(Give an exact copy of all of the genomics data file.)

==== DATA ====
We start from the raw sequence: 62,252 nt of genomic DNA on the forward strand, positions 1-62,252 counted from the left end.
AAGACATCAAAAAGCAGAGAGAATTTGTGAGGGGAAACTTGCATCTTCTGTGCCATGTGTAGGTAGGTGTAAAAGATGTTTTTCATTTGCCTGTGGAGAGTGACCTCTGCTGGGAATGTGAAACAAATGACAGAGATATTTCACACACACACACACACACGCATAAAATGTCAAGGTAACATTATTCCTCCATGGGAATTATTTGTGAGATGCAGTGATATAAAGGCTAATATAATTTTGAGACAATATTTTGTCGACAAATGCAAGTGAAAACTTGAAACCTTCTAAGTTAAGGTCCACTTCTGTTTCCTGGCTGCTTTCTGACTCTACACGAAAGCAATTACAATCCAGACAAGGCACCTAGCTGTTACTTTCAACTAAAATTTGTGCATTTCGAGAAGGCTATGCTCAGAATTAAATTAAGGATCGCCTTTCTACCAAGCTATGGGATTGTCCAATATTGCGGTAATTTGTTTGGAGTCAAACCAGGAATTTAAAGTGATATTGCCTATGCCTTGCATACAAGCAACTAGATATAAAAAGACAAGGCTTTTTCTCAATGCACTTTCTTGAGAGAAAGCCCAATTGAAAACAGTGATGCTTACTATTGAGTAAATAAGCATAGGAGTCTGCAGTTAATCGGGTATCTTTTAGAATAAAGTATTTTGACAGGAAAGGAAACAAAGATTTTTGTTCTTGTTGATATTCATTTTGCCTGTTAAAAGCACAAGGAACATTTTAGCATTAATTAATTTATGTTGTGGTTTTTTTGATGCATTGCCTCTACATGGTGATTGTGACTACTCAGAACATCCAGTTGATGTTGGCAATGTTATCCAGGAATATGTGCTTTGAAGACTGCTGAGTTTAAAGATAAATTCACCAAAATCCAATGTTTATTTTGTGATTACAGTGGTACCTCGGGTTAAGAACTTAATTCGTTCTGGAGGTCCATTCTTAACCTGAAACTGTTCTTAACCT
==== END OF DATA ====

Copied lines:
We start from the raw sequence: 62,252 nt of genomic DNA on the forward strand, positions 1-62,252 counted from the left end.
AAGACATCAAAAAGCAGAGAGAATTTGTGAGGGGAAACTTGCATCTTCTGTGCCATGTGTAGGTAGGTGTAAAAGATGTTTTTCATTTGCCTGTGGAGAGTGACCTCTGCTGGGAATGTGAAACAAATGACAGAGATATTTCACACACACACACACACACGCATAAAATGTCAAGGTAACATTATTCCTCCATGGGAATTATTTGTGAGATGCAGTGATATAAAGGCTAATATAATTTTGAGACAATATTTTGTCGACAAATGCAAGTGAAAACTTGAAACCTTCTAAGTTAAGGTCCACTTCTGTTTCCTGGCTGCTTTCTGACTCTACACGAAAGCAATTACAATCCAGACAAGGCACCTAGCTGTTACTTTCAACTAAAATTTGTGCATTTCGAGAAGGCTATGCTCAGAATTAAATTAAGGATCGCCTTTCTACCAAGCTATGGGATTGTCCAATATTGCGGTAATTTGTTTGGAGTCAAACCAGGAATTTAAAGTGATATTGCCTATGCCTTGCATACAAGCAACTAGATATAAAAAGACAAGGCTTTTTCTCAATGCACTTTCTTGAGAGAAAGCCCAATTGAAAACAGTGATGCTTACTATTGAGTAAATAAGCATAGGAGTCTGCAGTTAATCGGGTATCTTTTAGAATAAAGTATTTTGACAGGAAAGGAAACAAAGATTTTTGTTCTTGTTGATATTCATTTTGCCTGTTAAAAGCACAAGGAACATTTTAGCATTAATTAATTTATGTTGTGGTTTTTTTGATGCATTGCCTCTACATGGTGATTGTGACTACTCAGAACATCCAGTTGATGTTGGCAATGTTATCCAGGAATATGTGCTTTGAAGACTGCTGAGTTTAAAGATAAATTCACCAAAATCCAATGTTTATTTTGTGATTACAGTGGTACCTCGGGTTAAGAACTTAATTCGTTCTGGAGGTCCATTCTTAACCTGAAACTGTTCTTAACCT